Michelle Moyd, Indiana University
World War I in Africa could not have been fought without the mobilization of vast numbers of soldiers and workers from the continent. . . These mobilizations occurred both alongside and beyond the battlefields of the four African campaigns of World War I, which were fought in the German colonies of Togo, Cameroon, German Southwest Africa, and German East Africa. The conscription of African laborers and troops was embedded in the wider violence of military campaigns occurring in these places. The German colonies became targets of Entente colonial forces at the war’s outset, as Entente powers anticipated, correctly, that conquest and occupation of these lands would accrue more land to their empires. Togo fell to British forces in August 1914, Southwest Africa to South African forces in 1915, and Cameroon to combined French, British, and Belgian forces in 1916. The campaign in German East Africa lasted until November 1918, when German Schutztruppe commander General Paul von Lettow-Vorbeck finally surrendered to the British in Northern Rhodesia, or what is today Zambia.
The mechanisms by which colonial powers pressed African men, women, and children into various forms of unfree labor were largely the same before, during, and after the war. What changed during the war was the scale. European mobilization of African troops and workers during World War I in Africa reflected longstanding colonial practices of labor conscription, resource extraction, and land grabs. The war exacerbated the harshest conditions of colonial occupation. This is the lens through which we should seek to understand the effects of World War I on Africans and Africa.
Lettow-Vorbeck and the [native] askari who fought alongside him during the East African campaign (shown above) committed many abuses against African communities. They seized provisions and livestock, disrupted planting and harvest cycles, and pressed people into work for which they rarely received adequate compensation. Women were forced into performing domestic labor for soldiers on the march and were frequently the targets of sexual violence.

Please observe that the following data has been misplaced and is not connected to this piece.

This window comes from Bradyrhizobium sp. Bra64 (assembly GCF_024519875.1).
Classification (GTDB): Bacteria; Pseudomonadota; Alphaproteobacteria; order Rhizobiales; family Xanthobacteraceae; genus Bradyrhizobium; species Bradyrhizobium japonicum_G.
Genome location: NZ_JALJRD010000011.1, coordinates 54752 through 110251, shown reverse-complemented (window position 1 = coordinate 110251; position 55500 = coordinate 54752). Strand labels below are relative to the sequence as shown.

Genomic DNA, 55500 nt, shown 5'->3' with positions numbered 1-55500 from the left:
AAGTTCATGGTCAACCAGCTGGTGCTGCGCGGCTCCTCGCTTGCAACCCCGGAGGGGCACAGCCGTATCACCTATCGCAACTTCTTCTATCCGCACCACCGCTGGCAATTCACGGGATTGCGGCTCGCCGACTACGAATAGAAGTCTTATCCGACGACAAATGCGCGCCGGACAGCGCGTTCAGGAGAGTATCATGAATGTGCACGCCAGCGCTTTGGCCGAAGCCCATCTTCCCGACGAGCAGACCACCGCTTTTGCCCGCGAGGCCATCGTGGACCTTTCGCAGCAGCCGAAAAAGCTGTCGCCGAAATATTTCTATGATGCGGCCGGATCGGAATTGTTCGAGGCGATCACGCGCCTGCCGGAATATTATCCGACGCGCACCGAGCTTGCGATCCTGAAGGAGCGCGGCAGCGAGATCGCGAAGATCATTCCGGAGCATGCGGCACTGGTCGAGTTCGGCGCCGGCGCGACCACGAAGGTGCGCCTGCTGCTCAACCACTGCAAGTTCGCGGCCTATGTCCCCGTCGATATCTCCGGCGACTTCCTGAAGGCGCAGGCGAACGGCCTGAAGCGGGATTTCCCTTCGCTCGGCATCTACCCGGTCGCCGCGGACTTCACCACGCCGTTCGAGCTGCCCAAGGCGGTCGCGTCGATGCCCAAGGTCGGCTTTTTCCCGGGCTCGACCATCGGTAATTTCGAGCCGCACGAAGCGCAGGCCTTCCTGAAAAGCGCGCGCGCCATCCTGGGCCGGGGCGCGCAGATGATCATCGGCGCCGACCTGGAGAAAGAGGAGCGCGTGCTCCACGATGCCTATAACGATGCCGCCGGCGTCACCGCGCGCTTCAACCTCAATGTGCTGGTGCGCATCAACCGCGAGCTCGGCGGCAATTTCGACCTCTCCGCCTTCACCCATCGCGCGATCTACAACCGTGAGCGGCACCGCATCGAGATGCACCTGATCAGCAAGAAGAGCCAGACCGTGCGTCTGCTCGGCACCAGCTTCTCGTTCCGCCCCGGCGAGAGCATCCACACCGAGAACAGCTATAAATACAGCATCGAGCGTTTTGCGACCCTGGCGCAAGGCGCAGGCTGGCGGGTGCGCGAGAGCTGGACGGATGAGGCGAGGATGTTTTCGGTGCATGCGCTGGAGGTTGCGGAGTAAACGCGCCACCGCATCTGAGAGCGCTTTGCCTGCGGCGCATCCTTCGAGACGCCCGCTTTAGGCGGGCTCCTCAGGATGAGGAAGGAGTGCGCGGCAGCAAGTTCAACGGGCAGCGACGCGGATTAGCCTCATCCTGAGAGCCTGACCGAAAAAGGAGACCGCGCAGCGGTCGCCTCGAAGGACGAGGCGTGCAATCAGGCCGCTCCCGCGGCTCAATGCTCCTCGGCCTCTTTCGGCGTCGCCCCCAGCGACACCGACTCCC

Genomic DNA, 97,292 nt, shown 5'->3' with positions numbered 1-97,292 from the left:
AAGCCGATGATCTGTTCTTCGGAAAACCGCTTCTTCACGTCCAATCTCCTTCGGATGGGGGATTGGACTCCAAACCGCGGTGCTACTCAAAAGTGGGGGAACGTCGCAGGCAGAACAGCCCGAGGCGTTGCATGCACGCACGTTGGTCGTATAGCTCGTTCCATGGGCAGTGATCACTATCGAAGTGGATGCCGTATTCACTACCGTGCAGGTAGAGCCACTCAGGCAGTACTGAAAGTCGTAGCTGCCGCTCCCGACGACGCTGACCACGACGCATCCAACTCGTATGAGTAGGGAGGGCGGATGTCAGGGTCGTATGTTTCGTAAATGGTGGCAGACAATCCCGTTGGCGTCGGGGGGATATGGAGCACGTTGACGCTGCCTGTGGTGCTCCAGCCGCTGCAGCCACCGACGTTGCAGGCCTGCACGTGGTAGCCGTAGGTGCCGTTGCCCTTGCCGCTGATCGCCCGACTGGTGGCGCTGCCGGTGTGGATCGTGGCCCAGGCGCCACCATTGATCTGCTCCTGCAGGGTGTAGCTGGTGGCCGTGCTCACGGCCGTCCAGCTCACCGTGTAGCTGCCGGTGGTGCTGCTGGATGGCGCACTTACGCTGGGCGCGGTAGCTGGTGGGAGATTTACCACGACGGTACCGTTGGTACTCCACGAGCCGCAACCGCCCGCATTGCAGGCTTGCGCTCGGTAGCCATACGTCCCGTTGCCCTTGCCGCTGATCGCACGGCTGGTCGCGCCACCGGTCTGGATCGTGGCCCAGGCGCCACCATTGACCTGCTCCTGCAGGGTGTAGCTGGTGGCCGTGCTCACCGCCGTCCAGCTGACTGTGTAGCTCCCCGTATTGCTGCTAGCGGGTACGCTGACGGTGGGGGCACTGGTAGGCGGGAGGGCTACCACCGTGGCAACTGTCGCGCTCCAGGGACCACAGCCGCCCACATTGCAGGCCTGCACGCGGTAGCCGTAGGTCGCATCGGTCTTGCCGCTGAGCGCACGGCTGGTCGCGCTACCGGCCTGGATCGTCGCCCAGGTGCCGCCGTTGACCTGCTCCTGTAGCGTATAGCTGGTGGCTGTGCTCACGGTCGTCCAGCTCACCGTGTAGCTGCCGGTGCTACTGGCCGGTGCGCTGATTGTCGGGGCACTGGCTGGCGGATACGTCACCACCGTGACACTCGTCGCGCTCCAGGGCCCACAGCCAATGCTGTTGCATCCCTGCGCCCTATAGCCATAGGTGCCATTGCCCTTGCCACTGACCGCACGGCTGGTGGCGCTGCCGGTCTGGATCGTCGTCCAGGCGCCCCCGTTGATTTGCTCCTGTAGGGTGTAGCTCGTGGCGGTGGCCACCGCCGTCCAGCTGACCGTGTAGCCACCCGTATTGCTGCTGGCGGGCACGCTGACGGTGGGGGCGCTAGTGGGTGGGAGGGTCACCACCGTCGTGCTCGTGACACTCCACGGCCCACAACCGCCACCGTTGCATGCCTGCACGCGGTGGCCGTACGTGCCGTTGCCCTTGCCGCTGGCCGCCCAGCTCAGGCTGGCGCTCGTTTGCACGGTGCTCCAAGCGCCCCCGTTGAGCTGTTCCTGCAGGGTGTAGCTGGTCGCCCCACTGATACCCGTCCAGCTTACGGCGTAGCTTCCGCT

Like his German counterparts fighting in Europe, Lettow-Vorbeck prioritized military necessity in prosecuting the East African campaign. While on the march, columns of his troops ruthlessly exploited African communities, requisitioning food stores, crops, and livestock. In the latter stages of the campaign, they also seized people, especially to fill the ranks of porters and laborers. In prioritizing military objectives over all others, Lettow-Vorbeck’s campaign ensured that significant portions of eastern and southeastern Africa would suffer from wartime devastation well into the post-war period. German East Africa’s last colonial governor, Heinrich Schnee, was appalled at Lettow-Vorbeck’s refusal to entertain any notion of preserving the colony for future development under continued German rule. But military necessity won the day, as it did in so many other places between 1914 and 1918.
To make things worse, the columns of Entente soldiers did the same things as they pursued the Schutztruppe throughout eastern and southeastern Africa until Lettow-Vorbeck’s surrender in November 1918. The devastating effects of these depredations on East African populations also caused significant hardships due to famine and the spread of the influenza pandemic to the region through globalized military shipping and soldiers’ and laborers’ travel around the world.
Lettow-Vorbeck’s surrender to the British in Northern Rhodesia, a territory administered by British colonial authorities, in November 1918, marked the end of a campaign that had lasted more than four years. The Entente’s numbers far exceeded those of the Schutztruppe, as did their ability to resupply their forces. Despite the Entente’s numerical superiority, Allied armies had great difficulty in stopping the Schutztruppe in part because of Lettow-Vorbeck’s highly mobile style of warfare, which forced Entente troops to pursue his columns across vast distances. In the campaign’s final year, much of the fighting took place not in German East Africa but in Portuguese East Africa.
Source: "Ordeal and Opportunity:Ending the First World War in Africa", The Fletcher Forum of World Affairs, Winter 2019